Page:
PostedFriday, December 22, 2017 at 9:47 AM
For a long time, many have perceived leadership as a mystical force possessed by few, affecting many. It was unclear whether it was just an intrinsic, genetically predefined set of skills… Alternatively, is it something that one can learn, adopt, modify, and use strategically? What makes a great leader, and more importantly, what do great leaders do? Finally, can someone teach and adopt leadership?
Goleman’s theory on leadership styles driven by emotional intelligence is the most notable one. Based on research by the consulting firm Hay/McBer on a large, random sample of 3,871 executives, Goleman (2002) describes six distinctive leadership styles: coercive, authoritative, affiliative, democratic, pacesetting, and coaching. He depicts them with great storytelling, giving a clear differentiation between each of them, emphasising that a combination of as many of them as possible would prove useful in managing any team, anywhere.
It is exciting to see how this range of styles exists in so many different settings – from large companies, departments, hospitals - to conducting an orchestra. However, not every style is suitable for every situation or team. Good leadership requires versatility, depending on the circumstances.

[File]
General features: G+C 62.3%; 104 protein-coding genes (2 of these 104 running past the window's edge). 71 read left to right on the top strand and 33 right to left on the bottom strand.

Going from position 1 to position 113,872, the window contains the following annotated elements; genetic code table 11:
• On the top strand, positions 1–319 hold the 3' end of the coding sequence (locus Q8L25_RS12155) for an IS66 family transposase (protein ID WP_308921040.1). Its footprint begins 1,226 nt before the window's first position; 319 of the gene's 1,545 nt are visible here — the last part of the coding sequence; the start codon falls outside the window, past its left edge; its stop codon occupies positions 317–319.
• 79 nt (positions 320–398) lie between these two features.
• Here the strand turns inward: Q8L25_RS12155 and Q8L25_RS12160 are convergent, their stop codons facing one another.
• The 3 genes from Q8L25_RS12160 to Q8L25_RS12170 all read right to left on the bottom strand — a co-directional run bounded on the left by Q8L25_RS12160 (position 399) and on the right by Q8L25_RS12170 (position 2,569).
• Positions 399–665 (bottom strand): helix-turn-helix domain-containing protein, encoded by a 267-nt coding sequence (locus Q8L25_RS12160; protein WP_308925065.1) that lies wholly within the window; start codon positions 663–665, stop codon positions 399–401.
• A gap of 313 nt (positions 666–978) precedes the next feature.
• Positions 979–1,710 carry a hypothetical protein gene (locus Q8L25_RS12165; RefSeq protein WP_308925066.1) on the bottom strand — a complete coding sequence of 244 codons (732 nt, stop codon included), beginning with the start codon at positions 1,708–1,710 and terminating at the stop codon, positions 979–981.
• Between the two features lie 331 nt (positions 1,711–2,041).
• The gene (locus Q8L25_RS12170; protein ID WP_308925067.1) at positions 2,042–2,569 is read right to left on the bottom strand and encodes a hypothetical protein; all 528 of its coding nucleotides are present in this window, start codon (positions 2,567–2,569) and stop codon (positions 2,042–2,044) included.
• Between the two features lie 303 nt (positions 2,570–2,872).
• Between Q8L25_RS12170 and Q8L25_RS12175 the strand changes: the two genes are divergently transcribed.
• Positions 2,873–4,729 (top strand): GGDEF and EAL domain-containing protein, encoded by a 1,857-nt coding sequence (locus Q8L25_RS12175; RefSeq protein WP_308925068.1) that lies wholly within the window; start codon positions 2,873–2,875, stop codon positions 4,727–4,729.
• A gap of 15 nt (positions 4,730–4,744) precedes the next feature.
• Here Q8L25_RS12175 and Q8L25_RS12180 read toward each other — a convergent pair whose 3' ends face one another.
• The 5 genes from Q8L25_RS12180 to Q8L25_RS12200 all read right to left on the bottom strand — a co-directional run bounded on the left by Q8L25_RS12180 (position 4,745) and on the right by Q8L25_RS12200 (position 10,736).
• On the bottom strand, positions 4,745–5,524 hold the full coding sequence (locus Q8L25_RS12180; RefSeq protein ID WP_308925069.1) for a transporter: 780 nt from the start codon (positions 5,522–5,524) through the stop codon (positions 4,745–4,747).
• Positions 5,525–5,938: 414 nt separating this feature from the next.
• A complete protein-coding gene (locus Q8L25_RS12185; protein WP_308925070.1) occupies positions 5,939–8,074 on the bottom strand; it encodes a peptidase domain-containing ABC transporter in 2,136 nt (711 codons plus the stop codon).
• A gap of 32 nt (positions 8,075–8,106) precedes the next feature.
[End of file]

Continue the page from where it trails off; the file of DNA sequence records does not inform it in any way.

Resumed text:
Here, I will not go into detailed descriptions. Rather, I will attempt to connect to your emotions so that you can feel what each leadership style actually means and feels like. Eventually, I hope that this could motivate you to read Goleman’s work on ‘Leadership that gets results’.
Let us take a look at the six leadership styles through the actions of some of the greatest orchestra conductors throughout history.